Chris Knipp Writing: Movies, Politics, Art


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PostPosted: Sat Oct 07, 2006 2:07 pm 
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The spirit and sadness and spice of street life

These seven young women living on the street in Cairo are warm and spirited. They are sad but somehow admirable. The documentary film, made by a mostly female crew whose members had spent weeks gaining the girls’ confidence before they began shooting, shows Shari’ Orabi (the street where they hang out) and the girls most often at dawn or twilight or night, tinged with yellow, with glimpses of derelict cars, sunlight cast on men in a cheap café puffing on sheeshas, little children playing or learning to walk. Not since Duane Michal’s perceptive little photography book Merveilles D'Egypte has anyone captured the quirky, shabby beauty of ordinary Cairene street life. No one has captured the street girls of Cairo before. Here, Tata, Maryam, Abeer, Dunya, and the others and some boys address the camera and talk about their lives. Why are they there? How do they spend their time? Do they get by? What hardships do they face? There are different answers. To “Why?” there may be no good answers.

This is a new phenomenon. Girls have only lived on the street in Cairo for the last fifteen years. Rached said this in an interview. The film is without narration. It wanders back and forth between the upbeat and the sad, with understated intervals of Felliniesque music by Tamer Karawan, which echo the girls’ moments of good cheer and whimsy. We do not really see much about what they do, except sniff glue and smoke joints and take pills, fight, get pregnant, take care of their babies, dream of their jailed boyfriends, get their hair done, ride a horse, sing and dance, boogie down – all these things happen. There is a social fabric, Rached also has said. People care for these girls, step in from time to time. Sometimes they have to be protected from their fathers, who become enraged if they are pregnant. The trouble is, they aren’t married, and they don’t’ know who the father is. They all had some reason to leave home. But they wouldn’t have done so and stayed if they weren’t strong enough to survive here. One girl, one of the prettiest, has her hair cut short, and has posed as a boy to protect herself. Others have scars on their faces from men who have abused and raped them. Some of them become scam artists from time to time, practice prostitution, or beg to get money for food and for their children’s needs. (Most of this we don’t see on film.) they are all pretty articulate – one little boy who briefly speaks, stunningly so.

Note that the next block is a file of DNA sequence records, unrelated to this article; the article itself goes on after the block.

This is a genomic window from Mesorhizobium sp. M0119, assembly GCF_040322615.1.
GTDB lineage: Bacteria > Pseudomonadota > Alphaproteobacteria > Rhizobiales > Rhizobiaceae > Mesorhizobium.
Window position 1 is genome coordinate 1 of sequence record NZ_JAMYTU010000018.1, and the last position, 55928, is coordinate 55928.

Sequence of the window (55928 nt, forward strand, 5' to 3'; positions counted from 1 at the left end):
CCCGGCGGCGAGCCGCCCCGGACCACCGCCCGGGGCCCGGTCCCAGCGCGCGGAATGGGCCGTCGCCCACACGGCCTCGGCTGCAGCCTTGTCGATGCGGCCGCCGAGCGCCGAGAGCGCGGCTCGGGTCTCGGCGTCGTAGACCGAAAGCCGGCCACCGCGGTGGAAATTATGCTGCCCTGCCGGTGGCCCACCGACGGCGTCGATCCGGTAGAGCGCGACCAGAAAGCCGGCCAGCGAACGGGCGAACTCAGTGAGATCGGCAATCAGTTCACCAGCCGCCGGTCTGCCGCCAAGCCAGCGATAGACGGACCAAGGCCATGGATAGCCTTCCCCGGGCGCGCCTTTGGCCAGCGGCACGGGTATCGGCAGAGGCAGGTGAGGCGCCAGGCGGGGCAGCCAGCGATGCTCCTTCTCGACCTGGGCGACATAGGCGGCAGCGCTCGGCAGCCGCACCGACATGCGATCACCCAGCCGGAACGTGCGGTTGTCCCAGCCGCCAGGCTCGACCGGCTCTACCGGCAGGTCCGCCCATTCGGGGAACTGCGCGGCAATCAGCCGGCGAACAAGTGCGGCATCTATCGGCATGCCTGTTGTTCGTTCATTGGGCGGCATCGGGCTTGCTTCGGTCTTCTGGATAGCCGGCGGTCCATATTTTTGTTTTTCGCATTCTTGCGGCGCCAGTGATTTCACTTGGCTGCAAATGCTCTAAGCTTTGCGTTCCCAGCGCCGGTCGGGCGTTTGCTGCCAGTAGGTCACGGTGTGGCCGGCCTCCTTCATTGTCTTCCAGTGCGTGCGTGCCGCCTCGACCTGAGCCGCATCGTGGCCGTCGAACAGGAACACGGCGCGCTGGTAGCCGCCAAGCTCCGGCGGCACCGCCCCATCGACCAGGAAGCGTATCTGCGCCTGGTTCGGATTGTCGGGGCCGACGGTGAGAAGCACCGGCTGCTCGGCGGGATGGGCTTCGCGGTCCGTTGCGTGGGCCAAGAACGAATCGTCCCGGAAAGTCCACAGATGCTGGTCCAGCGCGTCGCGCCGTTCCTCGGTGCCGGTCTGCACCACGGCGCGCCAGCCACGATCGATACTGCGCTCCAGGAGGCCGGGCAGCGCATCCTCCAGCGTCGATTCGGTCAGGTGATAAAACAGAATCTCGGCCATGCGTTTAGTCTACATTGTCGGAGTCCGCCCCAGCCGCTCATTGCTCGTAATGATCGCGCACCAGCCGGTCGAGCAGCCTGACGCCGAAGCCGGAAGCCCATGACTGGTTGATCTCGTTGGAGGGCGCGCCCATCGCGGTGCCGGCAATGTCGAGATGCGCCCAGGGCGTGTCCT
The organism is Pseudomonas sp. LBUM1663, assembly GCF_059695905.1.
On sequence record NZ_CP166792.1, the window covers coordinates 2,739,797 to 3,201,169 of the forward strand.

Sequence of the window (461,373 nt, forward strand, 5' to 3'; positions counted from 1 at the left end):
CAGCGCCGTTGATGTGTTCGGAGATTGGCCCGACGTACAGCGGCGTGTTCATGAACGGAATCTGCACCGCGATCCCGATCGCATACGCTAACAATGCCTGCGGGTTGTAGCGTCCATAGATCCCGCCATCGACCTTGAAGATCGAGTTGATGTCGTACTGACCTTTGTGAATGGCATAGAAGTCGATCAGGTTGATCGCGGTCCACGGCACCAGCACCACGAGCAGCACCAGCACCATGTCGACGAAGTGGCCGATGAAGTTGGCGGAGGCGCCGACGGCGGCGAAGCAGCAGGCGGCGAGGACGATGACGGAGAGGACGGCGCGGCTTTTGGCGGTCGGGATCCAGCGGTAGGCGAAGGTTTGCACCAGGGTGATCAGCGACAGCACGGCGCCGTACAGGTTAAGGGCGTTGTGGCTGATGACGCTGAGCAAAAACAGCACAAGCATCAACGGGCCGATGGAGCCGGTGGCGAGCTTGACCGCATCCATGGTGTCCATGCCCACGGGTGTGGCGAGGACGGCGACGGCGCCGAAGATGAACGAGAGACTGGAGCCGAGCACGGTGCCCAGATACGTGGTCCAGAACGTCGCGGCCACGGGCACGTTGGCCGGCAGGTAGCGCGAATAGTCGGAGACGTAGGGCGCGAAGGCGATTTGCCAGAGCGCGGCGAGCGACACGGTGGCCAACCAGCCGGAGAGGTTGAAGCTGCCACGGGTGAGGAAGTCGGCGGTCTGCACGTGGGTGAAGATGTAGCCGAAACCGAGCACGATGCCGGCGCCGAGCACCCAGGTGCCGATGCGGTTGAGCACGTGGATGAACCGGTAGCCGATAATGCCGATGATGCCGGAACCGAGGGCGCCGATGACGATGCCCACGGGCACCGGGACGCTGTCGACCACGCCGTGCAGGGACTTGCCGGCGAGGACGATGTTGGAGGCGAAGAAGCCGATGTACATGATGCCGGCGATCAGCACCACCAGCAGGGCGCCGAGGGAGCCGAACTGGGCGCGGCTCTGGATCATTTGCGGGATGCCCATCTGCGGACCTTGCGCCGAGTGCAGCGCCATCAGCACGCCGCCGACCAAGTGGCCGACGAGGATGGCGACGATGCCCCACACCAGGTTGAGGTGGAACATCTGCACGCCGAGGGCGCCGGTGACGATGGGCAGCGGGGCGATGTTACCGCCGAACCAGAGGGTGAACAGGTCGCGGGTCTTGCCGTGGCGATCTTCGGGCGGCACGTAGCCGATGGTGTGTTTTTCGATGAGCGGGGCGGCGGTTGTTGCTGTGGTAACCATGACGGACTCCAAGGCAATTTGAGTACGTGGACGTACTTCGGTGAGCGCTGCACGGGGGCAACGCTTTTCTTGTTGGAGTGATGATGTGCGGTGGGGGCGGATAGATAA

The film draws no conclusions, and Rached in interview had no solutions to offer. She only said that the strength of the girls and the continuing social fabric indicate that there is hope of change for the better. When the film was shown in Cairo, she said, the girls laughed and joked about it as if it were a home movie. The public received it warmly. Speaking of warmth, a special word has to be said about Hind, a young middle-class woman of conservative dress, matronly girth, and devout beliefs with no background in sociology who simply decided on her own to be responsible for the girls. She comes to visit from time to time, even now that she has a boy of her own, listens to their problems, intercedes with their parents, advises them what to do. The round smiling face of Hind is the image of pure love. These Girls is touching, beautiful, heartwarming, and sad. There’s no message here, and no statistics, but the filmmaker, herself Egyptian, is not being coy about her sympathy.

These Girls is the first film produced by the recently resurrected Studio Misr, once the home of classic Egyptian cinema, since fallen into total decline, now reactivated and restored under the leadership of Karim Gamal El Din. Al-Banate Dol, the title in Egyptian Arabic dialect, could also mean “Those Girls,” which from one angle might be better. But the English subtitles, which are essential to this talkative and highly colloquial film, are excellent.

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©Chris Knipp. Blog: http://chrisknipp.blogspot.com/.


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